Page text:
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Author Topic: Proper word clock implementation  (Read 132729 times)

bobkatz

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Re: Proper word clock implementation
« Reply #45 on: October 26, 2004, 09:59:23 am »

Joe Bryan wrote on Mon, 25 October 2004 01:54


Dan is 100% correct. It's extremely unlikely an external clock can outperform an internal clock unless there are serious problems with the design.





Obviously, Joe, you're also one of the good guys! In my measurement and listening tests I've encountered quite a few defective converters! In the "not-defective" department, it took TC Electronic ONE MAN YEAR to design the PLL circuit currently in use in the System 6000. It measures one tiny tiny bit "less good" than its internal crystal! As to whether the amount of jitter that remains in the TC on external clock is audible, I doubt it.

BK
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Roland Storch

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Re: Proper word clock implementation
« Reply #46 on: October 27, 2004, 04:55:42 am »

Reading all this for me it seems the best way of clocking for a hybrid studio (mixing digital with digital and analog outboard) is to use an integrated AD/DA converter where both the ADC and DAC are clocked internally by a very stabil clock. And this clock at the same time is the master clock for all digital devices.

Also for monitoring with a better outboard DAC than the internal DAC of a digital mixing desk it would be better if the DAC for monitoring is the master. I just compared the sound of the DAC-1 and another DAC (Digital Audio Denmark) against a very good CD player by hearing CDs through the analog output of the player or the digital output converted by DAC-1 or DAD.

The CD player analog out to me sounded always better than either the DAC-1 or the DAD (regardless if connected optical or with BNC). This confirms the statements by Dan, Bob and all the other appreciated technical explanations, that the internal clock outperforms an external clock.

BTW: I prefer either the DAC-1 or the DAD to the analog out of my digital mixer. But the DAC of my 1500,-
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jcoyle

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Re: Proper word clock implementation
« Reply #47 on: October 27, 2004, 10:03:53 am »

I may be wrong here, but with multiple DACs, they don't need to be word clocked together...    Because they clock to the incoming digital audio, buffer this, and then tightly clock this internally and convert it to Analog.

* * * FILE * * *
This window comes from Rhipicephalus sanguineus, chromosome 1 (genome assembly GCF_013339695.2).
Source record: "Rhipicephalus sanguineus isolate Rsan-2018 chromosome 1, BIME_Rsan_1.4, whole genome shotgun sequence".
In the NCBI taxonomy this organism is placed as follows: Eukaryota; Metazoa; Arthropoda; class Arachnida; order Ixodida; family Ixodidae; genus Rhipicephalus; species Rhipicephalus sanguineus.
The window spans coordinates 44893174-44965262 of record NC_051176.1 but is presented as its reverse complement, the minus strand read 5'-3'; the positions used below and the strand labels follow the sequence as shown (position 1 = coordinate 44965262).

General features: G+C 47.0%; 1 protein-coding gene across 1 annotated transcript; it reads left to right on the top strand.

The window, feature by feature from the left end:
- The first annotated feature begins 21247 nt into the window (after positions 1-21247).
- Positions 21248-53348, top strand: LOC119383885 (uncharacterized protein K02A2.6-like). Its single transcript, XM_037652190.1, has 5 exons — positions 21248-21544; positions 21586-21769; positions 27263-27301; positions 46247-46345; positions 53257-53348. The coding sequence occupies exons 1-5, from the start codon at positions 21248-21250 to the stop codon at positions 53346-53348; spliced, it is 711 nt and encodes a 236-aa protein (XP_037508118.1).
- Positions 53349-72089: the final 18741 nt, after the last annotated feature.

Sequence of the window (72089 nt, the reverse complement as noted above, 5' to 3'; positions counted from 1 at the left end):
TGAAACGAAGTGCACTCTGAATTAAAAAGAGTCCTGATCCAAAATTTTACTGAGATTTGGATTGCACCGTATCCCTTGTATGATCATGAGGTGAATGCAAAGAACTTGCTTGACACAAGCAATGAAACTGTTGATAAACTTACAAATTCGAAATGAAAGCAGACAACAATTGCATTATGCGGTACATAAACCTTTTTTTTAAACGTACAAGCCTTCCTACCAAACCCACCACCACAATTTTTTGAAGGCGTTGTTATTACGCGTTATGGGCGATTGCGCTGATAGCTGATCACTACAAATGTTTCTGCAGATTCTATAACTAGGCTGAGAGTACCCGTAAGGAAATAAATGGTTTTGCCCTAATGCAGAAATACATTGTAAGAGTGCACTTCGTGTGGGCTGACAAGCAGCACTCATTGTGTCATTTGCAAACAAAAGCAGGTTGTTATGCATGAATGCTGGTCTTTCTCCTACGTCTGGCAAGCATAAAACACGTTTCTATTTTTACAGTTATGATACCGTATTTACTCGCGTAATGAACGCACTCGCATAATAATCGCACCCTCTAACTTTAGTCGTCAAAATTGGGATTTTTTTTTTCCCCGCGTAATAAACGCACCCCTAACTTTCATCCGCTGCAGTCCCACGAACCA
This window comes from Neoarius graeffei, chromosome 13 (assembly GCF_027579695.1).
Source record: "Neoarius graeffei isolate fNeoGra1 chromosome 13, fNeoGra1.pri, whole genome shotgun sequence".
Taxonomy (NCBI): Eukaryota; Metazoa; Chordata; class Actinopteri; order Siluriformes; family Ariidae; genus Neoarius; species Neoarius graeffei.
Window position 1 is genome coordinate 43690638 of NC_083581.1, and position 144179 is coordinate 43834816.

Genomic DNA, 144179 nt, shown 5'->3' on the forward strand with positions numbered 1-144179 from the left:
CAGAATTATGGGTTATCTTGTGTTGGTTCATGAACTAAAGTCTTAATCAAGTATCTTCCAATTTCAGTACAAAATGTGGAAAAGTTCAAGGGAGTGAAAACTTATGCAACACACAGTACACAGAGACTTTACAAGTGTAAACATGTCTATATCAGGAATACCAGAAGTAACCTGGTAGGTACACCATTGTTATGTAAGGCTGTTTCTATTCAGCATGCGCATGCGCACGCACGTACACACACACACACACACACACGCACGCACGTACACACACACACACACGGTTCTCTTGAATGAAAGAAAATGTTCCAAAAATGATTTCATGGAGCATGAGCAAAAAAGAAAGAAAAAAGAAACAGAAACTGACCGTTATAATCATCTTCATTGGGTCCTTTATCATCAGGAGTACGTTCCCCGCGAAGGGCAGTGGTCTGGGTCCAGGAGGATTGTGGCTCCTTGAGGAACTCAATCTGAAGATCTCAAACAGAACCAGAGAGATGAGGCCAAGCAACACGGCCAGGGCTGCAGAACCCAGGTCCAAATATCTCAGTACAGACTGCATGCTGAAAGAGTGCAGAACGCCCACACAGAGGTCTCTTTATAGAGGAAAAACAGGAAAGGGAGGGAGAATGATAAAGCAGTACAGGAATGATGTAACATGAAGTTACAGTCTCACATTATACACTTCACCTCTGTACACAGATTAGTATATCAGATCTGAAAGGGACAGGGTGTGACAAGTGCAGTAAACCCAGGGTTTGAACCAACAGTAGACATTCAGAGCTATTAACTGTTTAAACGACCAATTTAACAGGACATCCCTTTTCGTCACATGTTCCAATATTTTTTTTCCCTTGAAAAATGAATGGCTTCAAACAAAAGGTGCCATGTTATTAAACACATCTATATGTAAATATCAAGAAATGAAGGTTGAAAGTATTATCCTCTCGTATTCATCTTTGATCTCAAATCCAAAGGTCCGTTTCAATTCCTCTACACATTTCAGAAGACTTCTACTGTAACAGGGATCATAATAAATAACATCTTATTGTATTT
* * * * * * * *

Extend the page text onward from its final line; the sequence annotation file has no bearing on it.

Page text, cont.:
I think the need for external clocking of multiple hardware, is when you have multiple devices with digital outputs that send their digital outputs to another common digital device.

please correct if this is wrong.

joey
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danlavry

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Re: Proper word clock implementation
« Reply #48 on: October 27, 2004, 11:19:23 am »

The issue is different for AD and DA:

Clock jitter on the AD will ALTER THE DATA FOREVER.  

Clock Jitter on DA will only impact the specific playback. You can play it again "later" through another DA and if the device is better (or worse), it would sound better (or worse).

Also, it is not always possible to have an AD and DA of the same clock, from jitter standpoint. Just a few gate and flip flop circuit delays, and you are not as clean as the crystal oscillator. Of course it still beats the external clock with cable, receiver, PLL, voltage controlled crystal (VCXO)...  


BR
Dan Lavry
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Kendrix

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Re: Proper word clock implementation
« Reply #49 on: October 27, 2004, 12:51:24 pm »

Roland Storch wrote on Wed, 27 October 2004 09:55

Reading all this for me it seems the best way of clocking for a hybrid studio (mixing digital with digital and analog outboard) is to use an integrated AD/DA converter where both the ADC and DAC are clocked internally by a very stabil clock. And this clock at the same time is the master clock for all digital devices.

Also for monitoring with a better outboard DAC than the internal DAC of a digital mixing desk it would be better if the DAC for monitoring is the master. I just compared the sound of the DAC-1 and another DAC (Digital Audio Denmark) against a very good CD player by hearing CDs through the analog output of the player or the digital output converted by DAC-1 or DAD.

The CD player analog out to me sounded always better than either the DAC-1 or the DAD (regardless if connected optical or with BNC). This confirms the statements by Dan, Bob and all the other appreciated technical explanations, that the internal clock outperforms an external clock.

BTW: I prefer either the DAC-1 or the DAD to the analog out of my digital mixer. But the DAC of my 1500,-
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Max

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Re: Proper word clock implementation
« Reply #50 on: October 27, 2004, 04:34:11 pm »